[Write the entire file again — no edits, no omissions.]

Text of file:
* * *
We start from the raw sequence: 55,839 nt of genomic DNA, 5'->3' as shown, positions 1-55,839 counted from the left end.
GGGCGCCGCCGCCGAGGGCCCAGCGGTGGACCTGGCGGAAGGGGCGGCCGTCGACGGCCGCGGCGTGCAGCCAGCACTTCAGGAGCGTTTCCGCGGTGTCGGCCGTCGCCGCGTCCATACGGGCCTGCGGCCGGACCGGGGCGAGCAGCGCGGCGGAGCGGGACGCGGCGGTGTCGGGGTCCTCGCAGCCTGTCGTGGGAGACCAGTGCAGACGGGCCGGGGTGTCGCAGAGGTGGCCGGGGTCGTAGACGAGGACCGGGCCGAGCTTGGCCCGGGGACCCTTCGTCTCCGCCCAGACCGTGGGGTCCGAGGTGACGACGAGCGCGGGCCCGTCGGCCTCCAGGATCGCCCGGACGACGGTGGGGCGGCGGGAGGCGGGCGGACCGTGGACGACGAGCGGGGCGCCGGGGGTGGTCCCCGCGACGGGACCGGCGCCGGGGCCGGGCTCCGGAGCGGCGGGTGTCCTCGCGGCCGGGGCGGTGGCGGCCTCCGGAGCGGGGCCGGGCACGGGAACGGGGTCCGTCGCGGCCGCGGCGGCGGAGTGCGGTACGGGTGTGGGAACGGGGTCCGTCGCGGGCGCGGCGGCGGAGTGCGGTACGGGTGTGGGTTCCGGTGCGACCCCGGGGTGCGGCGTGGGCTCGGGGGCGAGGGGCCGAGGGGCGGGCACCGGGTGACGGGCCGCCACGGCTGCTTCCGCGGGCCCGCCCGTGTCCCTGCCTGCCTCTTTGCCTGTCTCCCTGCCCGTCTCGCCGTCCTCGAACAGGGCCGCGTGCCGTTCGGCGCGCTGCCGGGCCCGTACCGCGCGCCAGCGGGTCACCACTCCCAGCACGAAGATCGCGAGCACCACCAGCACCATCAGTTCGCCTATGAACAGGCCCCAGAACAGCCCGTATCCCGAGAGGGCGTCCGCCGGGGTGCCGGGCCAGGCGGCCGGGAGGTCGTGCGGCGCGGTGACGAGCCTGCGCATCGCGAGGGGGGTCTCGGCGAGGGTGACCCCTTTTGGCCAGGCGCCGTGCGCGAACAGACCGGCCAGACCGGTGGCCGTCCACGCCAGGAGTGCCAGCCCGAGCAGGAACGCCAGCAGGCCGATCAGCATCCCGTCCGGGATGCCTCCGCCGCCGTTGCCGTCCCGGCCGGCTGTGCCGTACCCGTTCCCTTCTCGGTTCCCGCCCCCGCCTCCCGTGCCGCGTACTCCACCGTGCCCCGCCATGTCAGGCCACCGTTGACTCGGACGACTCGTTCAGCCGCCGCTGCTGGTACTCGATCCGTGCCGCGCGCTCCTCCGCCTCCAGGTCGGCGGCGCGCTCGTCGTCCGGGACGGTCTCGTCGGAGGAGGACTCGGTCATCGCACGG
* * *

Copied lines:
We start from the raw sequence: 55,839 nt of genomic DNA, 5'->3' as shown, positions 1-55,839 counted from the left end.
GGGCGCCGCCGCCGAGGGCCCAGCGGTGGACCTGGCGGAAGGGGCGGCCGTCGACGGCCGCGGCGTGCAGCCAGCACTTCAGGAGCGTTTCCGCGGTGTCGGCCGTCGCCGCGTCCATACGGGCCTGCGGCCGGACCGGGGCGAGCAGCGCGGCGGAGCGGGACGCGGCGGTGTCGGGGTCCTCGCAGCCTGTCGTGGGAGACCAGTGCAGACGGGCCGGGGTGTCGCAGAGGTGGCCGGGGTCGTAGACGAGGACCGGGCCGAGCTTGGCCCGGGGACCCTTCGTCTCCGCCCAGACCGTGGGGTCCGAGGTGACGACGAGCGCGGGCCCGTCGGCCTCCAGGATCGCCCGGACGACGGTGGGGCGGCGGGAGGCGGGCGGACCGTGGACGACGAGCGGGGCGCCGGGGGTGGTCCCCGCGACGGGACCGGCGCCGGGGCCGGGCTCCGGAGCGGCGGGTGTCCTCGCGGCCGGGGCGGTGGCGGCCTCCGGAGCGGGGCCGGGCACGGGAACGGGGTCCGTCGCGGCCGCGGCGGCGGAGTGCGGTACGGGTGTGGGAACGGGGTCCGTCGCGGGCGCGGCGGCGGAGTGCGGTACGGGTGTGGGTTCCGGTGCGACCCCGGGGTGCGGCGTGGGCTCGGGGGCGAGGGGCCGAGGGGCGGGCACCGGGTGACGGGCCGCCACGGCTGCTTCCGCGGGCCCGCCCGTGTCCCTGCCTGCCTCTTTGCCTGTCTCCCTGCCCGTCTCGCCGTCCTCGAACAGGGCCGCGTGCCGTTCGGCGCGCTGCCGGGCCCGTACCGCGCGCCAGCGGGTCACCACTCCCAGCACGAAGATCGCGAGCACCACCAGCACCATCAGTTCGCCTATGAACAGGCCCCAGAACAGCCCGTATCCCGAGAGGGCGTCCGCCGGGGTGCCGGGCCAGGCGGCCGGGAGGTCGTGCGGCGCGGTGACGAGCCTGCGCATCGCGAGGGGGGTCTCGGCGAGGGTGACCCCTTTTGGCCAGGCGCCGTGCGCGAACAGACCGGCCAGACCGGTGGCCGTCCACGCCAGGAGTGCCAGCCCGAGCAGGAACGCCAGCAGGCCGATCAGCATCCCGTCCGGGATGCCTCCGCCGCCGTTGCCGTCCCGGCCGGCTGTGCCGTACCCGTTCCCTTCTCGGTTCCCGCCCCCGCCTCCCGTGCCGCGTACTCCACCGTGCCCCGCCATGTCAGGCCACCGTTGACTCGGACGACTCGTTCAGCCGCCGCTGCTGGTACTCGATCCGTGCCGCGCGCTCCTCCGCCTCCAGGTCGGCGGCGCGCTCGTCGTCCGGGACGGTCTCGTCGGAGGAGGACTCGGTCATCGCACGG